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The growth of the cloud suggests consumers are largely unconcerned about losing data or having it compromised as they place their trust in technology giants or smaller companies like Mozy.
King advises caution.
"I do think folks need to keep the limitations of these offerings in mind before they jump in wholeheartedly," he said. "Overall, I suggest that businesses and consumers interested in cloud storage should consider such a service to be like a back-up data center -- a good safety precaution but not a primary storage source. That should continue to reside locally."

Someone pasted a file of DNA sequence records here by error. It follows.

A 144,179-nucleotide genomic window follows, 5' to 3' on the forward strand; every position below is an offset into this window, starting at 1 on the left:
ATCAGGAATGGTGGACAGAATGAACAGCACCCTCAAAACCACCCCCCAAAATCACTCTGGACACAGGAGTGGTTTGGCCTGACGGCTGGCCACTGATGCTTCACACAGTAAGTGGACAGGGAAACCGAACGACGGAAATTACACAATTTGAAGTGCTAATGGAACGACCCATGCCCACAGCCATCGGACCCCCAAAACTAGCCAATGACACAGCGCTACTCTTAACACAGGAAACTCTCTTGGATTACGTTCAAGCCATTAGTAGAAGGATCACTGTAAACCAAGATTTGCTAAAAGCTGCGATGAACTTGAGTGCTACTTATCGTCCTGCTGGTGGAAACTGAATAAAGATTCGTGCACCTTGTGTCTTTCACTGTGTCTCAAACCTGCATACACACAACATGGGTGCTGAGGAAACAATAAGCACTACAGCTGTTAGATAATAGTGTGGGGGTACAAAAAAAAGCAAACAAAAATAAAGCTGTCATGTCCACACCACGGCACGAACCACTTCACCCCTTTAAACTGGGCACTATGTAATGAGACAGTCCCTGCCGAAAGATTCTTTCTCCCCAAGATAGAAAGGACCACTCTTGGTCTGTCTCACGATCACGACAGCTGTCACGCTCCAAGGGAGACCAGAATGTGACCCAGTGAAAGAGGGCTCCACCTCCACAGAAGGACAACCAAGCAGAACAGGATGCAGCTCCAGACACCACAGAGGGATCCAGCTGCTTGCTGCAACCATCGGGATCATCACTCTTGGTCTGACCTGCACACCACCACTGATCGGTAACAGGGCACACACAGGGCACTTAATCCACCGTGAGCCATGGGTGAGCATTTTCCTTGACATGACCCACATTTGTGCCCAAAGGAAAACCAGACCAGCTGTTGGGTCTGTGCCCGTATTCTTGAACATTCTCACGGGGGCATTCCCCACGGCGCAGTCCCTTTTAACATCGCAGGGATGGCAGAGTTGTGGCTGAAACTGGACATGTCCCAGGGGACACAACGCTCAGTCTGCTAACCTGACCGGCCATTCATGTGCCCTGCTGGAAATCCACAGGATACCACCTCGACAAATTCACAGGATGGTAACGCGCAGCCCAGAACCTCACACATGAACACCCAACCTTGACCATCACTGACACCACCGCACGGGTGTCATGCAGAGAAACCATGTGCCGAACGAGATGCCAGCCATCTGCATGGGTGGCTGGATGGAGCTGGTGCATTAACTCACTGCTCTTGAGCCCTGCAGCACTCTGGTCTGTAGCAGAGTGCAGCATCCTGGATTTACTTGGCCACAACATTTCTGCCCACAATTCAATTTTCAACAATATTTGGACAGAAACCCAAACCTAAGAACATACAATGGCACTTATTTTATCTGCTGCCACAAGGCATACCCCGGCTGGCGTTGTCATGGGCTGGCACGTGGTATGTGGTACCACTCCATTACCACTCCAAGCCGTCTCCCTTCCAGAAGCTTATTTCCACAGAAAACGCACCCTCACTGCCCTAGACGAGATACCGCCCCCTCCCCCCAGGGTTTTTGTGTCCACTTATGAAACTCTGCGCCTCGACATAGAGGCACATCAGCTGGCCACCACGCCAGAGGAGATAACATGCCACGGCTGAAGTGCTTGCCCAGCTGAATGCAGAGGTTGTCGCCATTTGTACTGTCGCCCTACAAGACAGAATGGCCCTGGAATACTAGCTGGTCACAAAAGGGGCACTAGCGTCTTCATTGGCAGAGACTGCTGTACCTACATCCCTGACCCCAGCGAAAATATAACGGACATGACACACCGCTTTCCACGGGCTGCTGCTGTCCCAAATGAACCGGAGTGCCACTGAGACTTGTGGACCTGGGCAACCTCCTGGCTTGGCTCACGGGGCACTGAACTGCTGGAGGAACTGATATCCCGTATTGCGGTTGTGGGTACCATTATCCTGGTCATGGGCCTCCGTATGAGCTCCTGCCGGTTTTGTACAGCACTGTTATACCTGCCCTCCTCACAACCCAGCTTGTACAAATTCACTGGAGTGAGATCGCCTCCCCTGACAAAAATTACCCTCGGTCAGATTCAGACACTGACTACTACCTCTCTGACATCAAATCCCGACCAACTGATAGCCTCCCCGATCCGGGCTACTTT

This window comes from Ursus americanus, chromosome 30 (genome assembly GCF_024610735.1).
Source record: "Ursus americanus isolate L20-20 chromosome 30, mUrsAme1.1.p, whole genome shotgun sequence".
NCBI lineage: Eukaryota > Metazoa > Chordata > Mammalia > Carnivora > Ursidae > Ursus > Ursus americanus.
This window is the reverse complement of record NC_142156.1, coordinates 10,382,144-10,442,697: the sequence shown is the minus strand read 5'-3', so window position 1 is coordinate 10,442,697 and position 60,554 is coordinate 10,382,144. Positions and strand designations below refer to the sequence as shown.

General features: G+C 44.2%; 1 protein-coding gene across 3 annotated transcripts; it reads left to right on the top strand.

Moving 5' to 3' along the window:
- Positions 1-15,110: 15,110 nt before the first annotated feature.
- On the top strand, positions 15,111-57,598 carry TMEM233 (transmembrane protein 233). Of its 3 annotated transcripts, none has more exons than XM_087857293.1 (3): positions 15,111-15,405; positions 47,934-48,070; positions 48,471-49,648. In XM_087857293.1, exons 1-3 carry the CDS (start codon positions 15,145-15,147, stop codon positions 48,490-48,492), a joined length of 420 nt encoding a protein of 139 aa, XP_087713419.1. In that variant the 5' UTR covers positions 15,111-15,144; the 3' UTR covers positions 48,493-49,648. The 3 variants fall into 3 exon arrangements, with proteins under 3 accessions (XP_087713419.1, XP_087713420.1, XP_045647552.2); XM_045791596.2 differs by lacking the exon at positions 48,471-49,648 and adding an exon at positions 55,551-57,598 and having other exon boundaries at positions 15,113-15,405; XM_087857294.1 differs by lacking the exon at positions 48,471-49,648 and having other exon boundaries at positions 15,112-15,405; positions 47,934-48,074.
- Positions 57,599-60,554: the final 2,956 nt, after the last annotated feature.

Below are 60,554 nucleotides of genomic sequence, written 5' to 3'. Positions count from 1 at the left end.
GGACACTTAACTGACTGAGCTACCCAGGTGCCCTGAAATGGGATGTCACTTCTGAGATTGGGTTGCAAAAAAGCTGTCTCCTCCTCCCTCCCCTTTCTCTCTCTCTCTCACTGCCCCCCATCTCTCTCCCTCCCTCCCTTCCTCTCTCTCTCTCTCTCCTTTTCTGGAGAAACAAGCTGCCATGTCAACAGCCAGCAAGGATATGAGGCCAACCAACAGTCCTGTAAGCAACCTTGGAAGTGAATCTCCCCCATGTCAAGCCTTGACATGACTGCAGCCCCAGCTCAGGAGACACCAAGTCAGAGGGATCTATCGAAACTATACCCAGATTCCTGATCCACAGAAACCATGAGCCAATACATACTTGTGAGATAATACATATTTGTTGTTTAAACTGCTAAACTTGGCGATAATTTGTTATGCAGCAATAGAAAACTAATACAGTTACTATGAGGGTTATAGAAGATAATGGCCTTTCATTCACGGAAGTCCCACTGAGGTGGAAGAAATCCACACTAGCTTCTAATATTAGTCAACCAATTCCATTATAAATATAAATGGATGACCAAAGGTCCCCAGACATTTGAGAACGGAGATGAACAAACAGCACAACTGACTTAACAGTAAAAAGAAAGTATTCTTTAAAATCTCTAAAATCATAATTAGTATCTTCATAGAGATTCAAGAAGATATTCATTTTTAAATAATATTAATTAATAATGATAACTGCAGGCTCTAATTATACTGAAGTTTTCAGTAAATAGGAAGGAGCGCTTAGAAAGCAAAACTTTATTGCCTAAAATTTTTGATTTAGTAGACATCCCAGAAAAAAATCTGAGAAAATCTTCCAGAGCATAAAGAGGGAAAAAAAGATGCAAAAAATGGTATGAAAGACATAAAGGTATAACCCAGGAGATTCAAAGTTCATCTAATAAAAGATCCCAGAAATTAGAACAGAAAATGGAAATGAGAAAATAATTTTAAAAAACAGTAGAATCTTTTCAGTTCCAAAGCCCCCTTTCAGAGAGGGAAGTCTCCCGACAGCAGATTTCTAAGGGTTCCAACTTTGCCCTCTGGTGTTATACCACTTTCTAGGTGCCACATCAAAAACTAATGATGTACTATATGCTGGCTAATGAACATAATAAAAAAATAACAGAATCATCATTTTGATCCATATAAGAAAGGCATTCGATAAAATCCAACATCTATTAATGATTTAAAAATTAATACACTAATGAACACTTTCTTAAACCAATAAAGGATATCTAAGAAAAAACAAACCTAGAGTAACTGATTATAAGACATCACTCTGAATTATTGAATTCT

The growth of the cloud could also affect phone and tablet manufacturers such as Apple and rival Samsung. Why make devices with variable storage capacity up to 64 GB or higher if people can keep their onboard data to a minimum?
But King said it will be some time before smaller capacity and paid cloud storage becomes a viable business model.
"Remember that one key complaint about the iPad and some other tablets has been the lack of a USB port for easy access to external storage devices," King said. "You can understand why the vendors want to build new revenue streams/opportunities around cloud storage, but it doesn't seem that users are entirely convinced."